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I was wondering if there is any reason why alias ls='ls -la' does not work? alias dir ='ls -la' works fine. Can't you overwrite ls for some reason? All changes ...
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  1. #1
    Linux User Allblack's Avatar
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    ls -la


    I was wondering if there is any reason why

    alias ls='ls -la'

    does not work?

    alias dir ='ls -la'

    works fine.

    Can't you overwrite ls for some reason? All changes where made in ~/.bashrc
    Works fore me on FreeBSD

    cheers
    I am on a journey to mastering Linux and I got a bloody long way to go!!!

  2. #2
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    That certainly works; I assume that it simply is that something else is overwriting it later. Can you post your .bashrc?

  3. #3
    Linux User Allblack's Avatar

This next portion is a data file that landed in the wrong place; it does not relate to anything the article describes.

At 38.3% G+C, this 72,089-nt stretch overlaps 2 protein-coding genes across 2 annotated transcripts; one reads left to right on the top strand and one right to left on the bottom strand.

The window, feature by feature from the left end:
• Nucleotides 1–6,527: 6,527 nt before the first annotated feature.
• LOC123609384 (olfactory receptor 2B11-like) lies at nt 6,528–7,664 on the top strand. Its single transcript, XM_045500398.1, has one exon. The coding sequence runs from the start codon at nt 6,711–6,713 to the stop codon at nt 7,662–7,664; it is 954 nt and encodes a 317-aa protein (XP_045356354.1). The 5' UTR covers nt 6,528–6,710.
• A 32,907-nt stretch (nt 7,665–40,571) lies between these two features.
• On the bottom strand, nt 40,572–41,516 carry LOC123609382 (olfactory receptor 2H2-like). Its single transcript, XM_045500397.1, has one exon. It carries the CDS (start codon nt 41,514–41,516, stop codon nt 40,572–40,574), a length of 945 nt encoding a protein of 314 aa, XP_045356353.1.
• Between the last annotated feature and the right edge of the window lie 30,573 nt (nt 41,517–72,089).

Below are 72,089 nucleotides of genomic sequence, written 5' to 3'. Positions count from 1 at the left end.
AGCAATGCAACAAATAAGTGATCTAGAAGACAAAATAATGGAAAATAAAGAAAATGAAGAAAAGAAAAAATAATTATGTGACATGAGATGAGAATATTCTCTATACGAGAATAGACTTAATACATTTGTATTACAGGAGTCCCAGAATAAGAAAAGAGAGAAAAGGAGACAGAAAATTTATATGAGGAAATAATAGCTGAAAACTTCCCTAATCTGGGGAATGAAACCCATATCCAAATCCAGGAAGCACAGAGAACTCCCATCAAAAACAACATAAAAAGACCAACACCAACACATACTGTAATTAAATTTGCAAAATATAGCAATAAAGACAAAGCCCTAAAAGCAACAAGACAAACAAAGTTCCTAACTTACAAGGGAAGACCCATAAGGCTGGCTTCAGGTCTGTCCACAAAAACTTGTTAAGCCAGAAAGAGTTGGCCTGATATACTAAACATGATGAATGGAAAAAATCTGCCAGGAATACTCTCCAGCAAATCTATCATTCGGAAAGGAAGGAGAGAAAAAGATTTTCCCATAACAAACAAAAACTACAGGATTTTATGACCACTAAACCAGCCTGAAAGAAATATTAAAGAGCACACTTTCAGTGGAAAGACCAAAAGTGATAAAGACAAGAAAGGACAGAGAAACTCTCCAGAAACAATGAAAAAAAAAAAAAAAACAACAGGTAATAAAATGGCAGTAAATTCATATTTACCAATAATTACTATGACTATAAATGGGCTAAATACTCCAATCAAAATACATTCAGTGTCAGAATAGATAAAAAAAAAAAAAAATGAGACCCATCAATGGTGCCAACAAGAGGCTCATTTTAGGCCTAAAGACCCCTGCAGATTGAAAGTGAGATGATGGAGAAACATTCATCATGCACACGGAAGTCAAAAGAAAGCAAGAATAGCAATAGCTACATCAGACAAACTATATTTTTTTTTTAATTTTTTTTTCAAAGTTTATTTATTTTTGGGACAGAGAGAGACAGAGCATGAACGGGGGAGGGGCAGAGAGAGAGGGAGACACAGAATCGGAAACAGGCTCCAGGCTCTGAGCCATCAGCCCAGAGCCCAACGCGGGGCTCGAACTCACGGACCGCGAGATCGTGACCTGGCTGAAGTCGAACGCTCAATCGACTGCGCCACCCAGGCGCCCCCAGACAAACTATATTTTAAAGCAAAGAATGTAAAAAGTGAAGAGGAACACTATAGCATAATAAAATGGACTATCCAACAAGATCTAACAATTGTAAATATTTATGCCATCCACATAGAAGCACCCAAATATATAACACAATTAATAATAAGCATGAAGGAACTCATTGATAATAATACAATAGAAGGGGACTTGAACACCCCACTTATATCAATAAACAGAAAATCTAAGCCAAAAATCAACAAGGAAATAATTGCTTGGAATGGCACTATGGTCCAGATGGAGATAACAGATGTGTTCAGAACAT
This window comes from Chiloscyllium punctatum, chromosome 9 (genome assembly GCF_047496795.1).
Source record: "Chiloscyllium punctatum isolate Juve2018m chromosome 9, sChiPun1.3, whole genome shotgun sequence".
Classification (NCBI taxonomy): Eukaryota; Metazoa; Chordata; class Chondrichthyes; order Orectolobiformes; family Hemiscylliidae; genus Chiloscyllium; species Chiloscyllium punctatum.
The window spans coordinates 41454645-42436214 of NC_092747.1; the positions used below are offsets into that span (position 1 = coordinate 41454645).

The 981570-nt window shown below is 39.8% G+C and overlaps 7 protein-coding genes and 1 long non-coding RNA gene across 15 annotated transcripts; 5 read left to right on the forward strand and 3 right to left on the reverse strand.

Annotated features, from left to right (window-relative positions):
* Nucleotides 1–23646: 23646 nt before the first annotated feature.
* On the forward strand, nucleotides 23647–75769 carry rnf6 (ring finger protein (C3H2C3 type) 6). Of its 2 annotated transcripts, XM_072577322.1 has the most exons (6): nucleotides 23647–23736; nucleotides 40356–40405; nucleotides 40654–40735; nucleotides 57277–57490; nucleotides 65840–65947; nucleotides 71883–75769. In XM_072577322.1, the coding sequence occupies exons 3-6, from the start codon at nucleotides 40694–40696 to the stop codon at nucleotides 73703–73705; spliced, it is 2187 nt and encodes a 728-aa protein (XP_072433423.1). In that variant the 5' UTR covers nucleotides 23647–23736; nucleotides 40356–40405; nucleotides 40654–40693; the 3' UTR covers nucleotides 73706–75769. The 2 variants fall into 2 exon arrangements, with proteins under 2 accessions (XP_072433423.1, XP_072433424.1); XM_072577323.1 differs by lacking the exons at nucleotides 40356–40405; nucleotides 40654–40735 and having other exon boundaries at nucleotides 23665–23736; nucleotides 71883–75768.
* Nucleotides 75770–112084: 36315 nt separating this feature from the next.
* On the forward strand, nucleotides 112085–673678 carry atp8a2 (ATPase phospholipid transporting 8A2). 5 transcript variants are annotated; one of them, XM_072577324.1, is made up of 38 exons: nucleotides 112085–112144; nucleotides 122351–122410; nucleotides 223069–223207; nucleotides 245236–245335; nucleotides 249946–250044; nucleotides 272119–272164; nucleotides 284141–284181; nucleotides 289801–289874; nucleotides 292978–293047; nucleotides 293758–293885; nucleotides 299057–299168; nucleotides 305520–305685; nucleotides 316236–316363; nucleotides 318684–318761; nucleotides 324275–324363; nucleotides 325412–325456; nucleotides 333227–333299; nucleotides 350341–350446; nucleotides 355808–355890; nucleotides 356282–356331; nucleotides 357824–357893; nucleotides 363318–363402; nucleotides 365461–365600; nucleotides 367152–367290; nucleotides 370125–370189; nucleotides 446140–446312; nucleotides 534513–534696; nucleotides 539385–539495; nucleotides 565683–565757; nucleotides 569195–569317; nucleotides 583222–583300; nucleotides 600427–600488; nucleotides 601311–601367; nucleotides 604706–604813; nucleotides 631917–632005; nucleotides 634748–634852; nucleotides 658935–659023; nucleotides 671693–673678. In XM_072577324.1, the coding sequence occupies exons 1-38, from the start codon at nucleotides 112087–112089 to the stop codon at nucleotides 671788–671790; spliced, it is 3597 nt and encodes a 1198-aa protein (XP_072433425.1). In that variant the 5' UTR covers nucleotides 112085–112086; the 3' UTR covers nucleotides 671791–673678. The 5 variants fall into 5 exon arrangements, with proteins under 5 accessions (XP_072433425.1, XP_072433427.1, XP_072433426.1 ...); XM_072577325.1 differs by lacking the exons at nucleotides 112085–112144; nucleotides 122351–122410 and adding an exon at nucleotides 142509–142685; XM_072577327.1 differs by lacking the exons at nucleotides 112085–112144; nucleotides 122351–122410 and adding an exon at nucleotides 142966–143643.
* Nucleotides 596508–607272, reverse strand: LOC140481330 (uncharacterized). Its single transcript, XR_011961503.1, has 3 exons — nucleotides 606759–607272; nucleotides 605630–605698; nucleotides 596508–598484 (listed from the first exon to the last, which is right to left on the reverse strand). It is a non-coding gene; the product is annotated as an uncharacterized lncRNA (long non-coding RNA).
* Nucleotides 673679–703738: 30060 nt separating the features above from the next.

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    That was it for sure. i got confused because of the order of commenting.
    You can see below what I did at first.

    # .bashrc

    # User specific aliases and functions
    alias ls='ls -a'
    alias dir='ls -la'
    # Source global definitions
    if [ -f /etc/bashrc ]; then
    . /etc/bashrc
    fi
    I am on a journey to mastering Linux and I got a bloody long way to go!!!

  4. #4
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    It looks like you are using Mandrake or Redhat Linux because your .bashrc file looks like mine and I'm using Mandrake 8.2 Anyway, the default Mandrake sets up an alias for ls somewhere in one of the startup scripts, probably in /etc/bashrc. The default is something like
    alias ls='ls -F --color'

    If you move those alias lines in your .bashrc script to the end of the file, after it loads the /etc/bashrc, it should work.

    Actually you might prefer this:
    alias ls='ls -laF --color'

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